Secondly, there is the observation that DC, as in FAE, is described lacking goblet cells [2].

Finally, there are morphological similarities between the neoplastic changes observed in rat experimental models and the morphology of DC observed in reported human cases [2].

In this regard, studies of colon tumors in experimental carcinogen-treated rats showed a significant association between the location of lymphoid aggregates, the location of sessile-type non polypoid tumors and an early appearance of malignant glands inside the aggregates [17, 18].

Regarding histological and diagnostic features, DC show a constellation of morphological features other than the prominent lymphoid component which are variably present (Table 2), thus accounting for some heterogeneity.

The presence of tumor infiltrating lymphocytes is reported in half of the cases of DC (Table 2).

Despite M-cells normally exhibit numerous intercellular lymphocytes, this may not always the case: accordingly the amount of lymphocytes is related to the state of maturity of these cells [2, 19].

A preexisting associated adenoma has been described in almost half of both DC and GALT carcinoma (Table 2).

An explanation for the absence of an adenomatous component could be that some of these tumors arise from submucosal FAE or from herniated glands in the submucosa, typically in UC, as described by one of us [12, 14].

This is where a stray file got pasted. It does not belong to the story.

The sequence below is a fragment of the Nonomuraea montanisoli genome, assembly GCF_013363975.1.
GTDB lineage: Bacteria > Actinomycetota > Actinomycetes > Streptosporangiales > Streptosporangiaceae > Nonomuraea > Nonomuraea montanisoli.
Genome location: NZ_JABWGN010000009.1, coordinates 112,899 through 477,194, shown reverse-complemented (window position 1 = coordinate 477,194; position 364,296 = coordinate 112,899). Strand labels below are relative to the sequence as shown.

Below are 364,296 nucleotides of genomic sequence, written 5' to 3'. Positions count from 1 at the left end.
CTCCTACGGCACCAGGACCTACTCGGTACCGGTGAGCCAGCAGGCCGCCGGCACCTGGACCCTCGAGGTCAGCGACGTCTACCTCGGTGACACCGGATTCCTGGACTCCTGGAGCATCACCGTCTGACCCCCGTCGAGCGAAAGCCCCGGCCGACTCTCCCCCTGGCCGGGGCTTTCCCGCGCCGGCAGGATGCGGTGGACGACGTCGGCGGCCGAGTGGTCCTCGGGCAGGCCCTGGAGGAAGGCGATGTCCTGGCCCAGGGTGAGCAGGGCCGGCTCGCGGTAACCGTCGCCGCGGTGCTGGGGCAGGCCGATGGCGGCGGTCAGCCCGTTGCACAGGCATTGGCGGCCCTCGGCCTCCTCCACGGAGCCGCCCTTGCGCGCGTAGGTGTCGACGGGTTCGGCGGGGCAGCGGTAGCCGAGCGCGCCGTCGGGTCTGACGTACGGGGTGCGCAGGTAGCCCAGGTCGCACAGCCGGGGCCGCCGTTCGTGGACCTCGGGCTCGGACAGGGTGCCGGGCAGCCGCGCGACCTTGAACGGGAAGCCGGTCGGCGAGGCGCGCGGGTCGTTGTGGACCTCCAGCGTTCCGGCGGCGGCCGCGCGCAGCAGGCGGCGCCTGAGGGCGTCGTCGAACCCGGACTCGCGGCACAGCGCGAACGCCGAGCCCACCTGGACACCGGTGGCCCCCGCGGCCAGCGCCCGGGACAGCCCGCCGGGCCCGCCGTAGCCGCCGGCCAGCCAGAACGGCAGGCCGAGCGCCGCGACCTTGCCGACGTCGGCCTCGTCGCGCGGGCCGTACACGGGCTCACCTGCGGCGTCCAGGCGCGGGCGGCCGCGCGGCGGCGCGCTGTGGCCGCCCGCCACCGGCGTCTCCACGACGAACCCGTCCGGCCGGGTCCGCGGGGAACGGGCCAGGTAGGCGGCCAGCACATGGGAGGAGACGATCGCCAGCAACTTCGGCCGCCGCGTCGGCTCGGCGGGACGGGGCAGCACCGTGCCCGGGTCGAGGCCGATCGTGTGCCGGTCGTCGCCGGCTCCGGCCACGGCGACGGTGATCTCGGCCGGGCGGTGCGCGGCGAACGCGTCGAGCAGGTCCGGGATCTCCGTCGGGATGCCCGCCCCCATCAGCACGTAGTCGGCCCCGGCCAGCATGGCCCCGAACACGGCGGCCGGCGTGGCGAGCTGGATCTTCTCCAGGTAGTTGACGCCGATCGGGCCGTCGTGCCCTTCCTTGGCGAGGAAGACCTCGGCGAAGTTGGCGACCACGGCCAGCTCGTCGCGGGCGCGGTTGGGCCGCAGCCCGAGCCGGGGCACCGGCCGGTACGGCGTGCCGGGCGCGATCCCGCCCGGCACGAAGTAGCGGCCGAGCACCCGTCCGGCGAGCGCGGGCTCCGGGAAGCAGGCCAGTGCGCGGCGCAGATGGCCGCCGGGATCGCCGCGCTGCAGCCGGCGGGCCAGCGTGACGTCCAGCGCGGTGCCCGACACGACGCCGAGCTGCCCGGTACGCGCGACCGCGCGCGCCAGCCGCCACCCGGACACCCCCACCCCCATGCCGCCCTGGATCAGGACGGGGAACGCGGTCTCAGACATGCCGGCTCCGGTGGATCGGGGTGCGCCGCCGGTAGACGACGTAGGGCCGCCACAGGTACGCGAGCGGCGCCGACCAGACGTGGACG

When present, an adenomatous transformation may in turn be induced by the lymphoid follicles themselves in the colonic mucosa/submucosa [20].

The presence of usual type adenocarcinoma observed within some DC could explain the relative rarity of DC as an entity, by which the DC component is obliterated by overgrowth of the usual type carcinoma [3].

The only difference among the DC and the GALT-carcinoma is the unique cyto-architectural features described by De Petris. Evidence of the cystically dilated glands and the cytological features typical of DC are reported in only one case of GALT-carcinoma by Rubio in 2002 [15].

Medullary carcinoma and lymphoepithelioma-like carcinoma differs from DC and GALT-carcinoma in several ways. In cyto-architectural features, they show high-grade-undifferentiated features [10] and they lack the typical DC cytological features.

The medullary phenotype is associated with MSI-H CRC [10] and accordingly this variant shows pushing margins and striking peritumoral lymphoid infiltrates besides intratumoral [1].

The most important morphological features serving as diagnostically useful markers of MSI-H-CRC occurring sporadically and in the context of Lynch syndrome are lymphocytic infiltration, mucin secretion and poor differentiation [13].

Patterns of lymphocytic infiltration in MSI-H CRC include a nodular or Crohn’s-like peritumoural lymphocytic reaction and the presence of tumour infiltrating lymphocytes (TILs) [13].